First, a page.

Electrified Locks

The selection of the correct electrified locks is critical t. Where improper locks are used, we suffers from any of the following problems:

  • Failure to comply with code
  • Improper function, causing traffic queues
  • Unsafe exiting conditions
  • Unreliable lock operation resulting in frequent maintenance
  • Persons trapped within a space during an emergency

Types of Electrified Locks

All Electrified Locks fall into only a few common type categories:

• Electrified Mortise Locks
• Electrified Panic Hardware
• Magnetic Locks
• Electric Strikes
• Electrified Cylinder Locks
• Electromechanical Dead Bolts

How Electrified Locks Work

Electrified locks are mechanical or electrical devices that hold a door closed. All electrified locks use electromagnetism to achieve this function. Electrified locks fit into two broad categories:

  • Locks that use electromagnetism to activate a mechanical lock mechanism (electromechanical locks)
  • Locks that use electromagnetism as the direct means of locking (magnetic locks)

Electric Strikes

Electrified Locks
  • Electric strikes function by creating an operating element where none existed before.
  • In the manual strike plate, the door latch engages into the strike opening.
  • In the electromechanical version there is a strike opening that is engaged and released by a solenoid

Electrified Panic Hardware

  • Electrified Panic Hardware provides an instantaneous means of egress in every emergency along with the ability to unlock the door remotely or by an access control system.
  • Electrified Panic Hardware is available in three locking type
    • Combines Panic Hardware with an electrified mortise lock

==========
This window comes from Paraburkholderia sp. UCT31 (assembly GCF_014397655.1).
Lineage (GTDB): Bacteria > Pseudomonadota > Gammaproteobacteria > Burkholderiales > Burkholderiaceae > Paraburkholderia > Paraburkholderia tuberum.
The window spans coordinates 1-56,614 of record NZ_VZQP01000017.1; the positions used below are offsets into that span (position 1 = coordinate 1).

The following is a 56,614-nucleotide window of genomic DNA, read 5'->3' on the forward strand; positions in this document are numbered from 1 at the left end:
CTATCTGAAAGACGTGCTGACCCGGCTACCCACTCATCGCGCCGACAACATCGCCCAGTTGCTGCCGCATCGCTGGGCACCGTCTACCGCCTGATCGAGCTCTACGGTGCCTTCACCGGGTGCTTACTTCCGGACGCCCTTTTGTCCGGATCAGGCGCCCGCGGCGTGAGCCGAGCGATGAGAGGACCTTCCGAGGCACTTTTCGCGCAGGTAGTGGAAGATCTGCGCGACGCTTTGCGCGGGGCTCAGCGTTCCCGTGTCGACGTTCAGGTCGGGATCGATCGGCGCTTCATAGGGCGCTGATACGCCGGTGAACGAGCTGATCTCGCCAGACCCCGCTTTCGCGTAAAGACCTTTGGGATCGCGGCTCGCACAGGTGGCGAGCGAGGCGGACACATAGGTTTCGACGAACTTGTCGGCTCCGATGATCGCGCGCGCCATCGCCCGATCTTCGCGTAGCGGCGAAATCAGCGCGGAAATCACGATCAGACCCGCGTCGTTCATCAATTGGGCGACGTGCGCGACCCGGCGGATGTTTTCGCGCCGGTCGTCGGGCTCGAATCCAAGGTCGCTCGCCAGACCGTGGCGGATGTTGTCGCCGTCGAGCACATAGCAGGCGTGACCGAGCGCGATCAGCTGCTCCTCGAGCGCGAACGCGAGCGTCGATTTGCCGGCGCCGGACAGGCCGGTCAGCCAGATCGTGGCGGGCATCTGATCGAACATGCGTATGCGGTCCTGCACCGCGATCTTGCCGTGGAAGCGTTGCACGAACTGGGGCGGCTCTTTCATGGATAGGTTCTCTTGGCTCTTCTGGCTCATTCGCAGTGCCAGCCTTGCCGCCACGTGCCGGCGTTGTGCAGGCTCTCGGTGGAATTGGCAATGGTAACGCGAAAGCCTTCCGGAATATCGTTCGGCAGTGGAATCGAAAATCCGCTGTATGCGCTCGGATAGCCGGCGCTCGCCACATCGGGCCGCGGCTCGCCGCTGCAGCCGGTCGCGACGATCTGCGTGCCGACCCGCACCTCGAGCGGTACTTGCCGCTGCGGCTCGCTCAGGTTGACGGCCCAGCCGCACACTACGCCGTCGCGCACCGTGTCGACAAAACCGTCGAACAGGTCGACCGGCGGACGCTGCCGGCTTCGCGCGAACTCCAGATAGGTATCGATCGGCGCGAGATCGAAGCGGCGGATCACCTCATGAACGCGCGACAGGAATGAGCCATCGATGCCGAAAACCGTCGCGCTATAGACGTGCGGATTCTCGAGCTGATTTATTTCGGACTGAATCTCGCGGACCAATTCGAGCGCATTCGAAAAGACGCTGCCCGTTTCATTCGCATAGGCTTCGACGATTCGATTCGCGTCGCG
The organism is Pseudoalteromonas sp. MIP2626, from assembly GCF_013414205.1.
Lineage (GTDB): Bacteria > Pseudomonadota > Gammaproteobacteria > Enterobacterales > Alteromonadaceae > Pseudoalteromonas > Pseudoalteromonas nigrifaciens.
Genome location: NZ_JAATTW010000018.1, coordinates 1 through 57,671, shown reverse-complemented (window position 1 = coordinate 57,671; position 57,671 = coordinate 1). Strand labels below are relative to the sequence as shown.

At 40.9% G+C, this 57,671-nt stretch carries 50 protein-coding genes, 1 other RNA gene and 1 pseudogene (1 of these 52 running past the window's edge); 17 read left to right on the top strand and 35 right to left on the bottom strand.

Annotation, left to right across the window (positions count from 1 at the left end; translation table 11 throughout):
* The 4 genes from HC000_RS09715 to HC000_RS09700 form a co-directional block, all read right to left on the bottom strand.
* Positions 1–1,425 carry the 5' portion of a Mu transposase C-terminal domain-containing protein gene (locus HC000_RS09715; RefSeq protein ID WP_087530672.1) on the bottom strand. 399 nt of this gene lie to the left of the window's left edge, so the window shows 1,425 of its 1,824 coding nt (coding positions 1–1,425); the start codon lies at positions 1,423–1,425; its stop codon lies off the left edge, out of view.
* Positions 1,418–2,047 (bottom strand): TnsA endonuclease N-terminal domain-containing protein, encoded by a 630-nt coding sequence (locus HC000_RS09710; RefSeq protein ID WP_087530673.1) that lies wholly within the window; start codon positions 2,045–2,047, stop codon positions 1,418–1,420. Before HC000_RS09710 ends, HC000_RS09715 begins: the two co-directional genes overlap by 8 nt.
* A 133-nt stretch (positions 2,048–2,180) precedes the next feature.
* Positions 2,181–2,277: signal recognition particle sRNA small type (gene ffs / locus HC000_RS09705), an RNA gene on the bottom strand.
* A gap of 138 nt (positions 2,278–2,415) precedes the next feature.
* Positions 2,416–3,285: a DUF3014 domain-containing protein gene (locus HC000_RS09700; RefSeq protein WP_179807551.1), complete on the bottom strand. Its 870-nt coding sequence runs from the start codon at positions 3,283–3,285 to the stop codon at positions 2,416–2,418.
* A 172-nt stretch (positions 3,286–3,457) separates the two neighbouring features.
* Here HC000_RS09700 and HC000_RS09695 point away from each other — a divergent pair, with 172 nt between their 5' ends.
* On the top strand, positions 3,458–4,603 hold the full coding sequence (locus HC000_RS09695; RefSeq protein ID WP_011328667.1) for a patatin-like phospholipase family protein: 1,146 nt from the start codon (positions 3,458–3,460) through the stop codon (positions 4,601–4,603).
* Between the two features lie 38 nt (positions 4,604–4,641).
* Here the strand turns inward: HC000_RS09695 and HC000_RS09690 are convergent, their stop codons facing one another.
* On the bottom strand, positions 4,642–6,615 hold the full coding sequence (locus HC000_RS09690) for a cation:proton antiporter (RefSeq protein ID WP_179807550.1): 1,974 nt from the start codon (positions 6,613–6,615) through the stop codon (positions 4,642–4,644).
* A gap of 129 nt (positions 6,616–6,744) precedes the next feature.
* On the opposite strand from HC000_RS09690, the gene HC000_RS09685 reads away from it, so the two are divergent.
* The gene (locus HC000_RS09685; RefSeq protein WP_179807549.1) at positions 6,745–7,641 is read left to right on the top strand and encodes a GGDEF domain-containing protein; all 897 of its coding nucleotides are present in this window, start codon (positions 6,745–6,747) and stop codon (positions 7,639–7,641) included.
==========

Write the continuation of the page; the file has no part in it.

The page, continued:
• Panic Hardware with an integral latchbolt to lock against a rim mounted latch plate
    • Panic Hardware that operates vertical rods that latch into strike pockets at the top (and often also at the bottom) of the door

Magnetic Locks

  • Magnetic locks are among the most common electrified locks used by the security system industry.
  • This is because they can be fitted onto any door and they require no modifications to the door or frame
  • There are two common types of magnetic locks: surface-mounted and shear (usually concealed).
  • All magnetic locks work by applying an electrical current to an electromagnet (on or in the door frame).

Electrified Dead-Bolts

  • These locks comprise a simple round dead bolt operated by an electric solenoid in the top of the door frame.
  • Electrified Dead-Bolts are installed similarly to Magnetic Shear Locks; that is, the lock is in the top of the door frame and there is a pocket in the top of the door into which the dead-bolt is received. When the solenoid is engaged the bolt drops into a bolt pocket in the top of the door.


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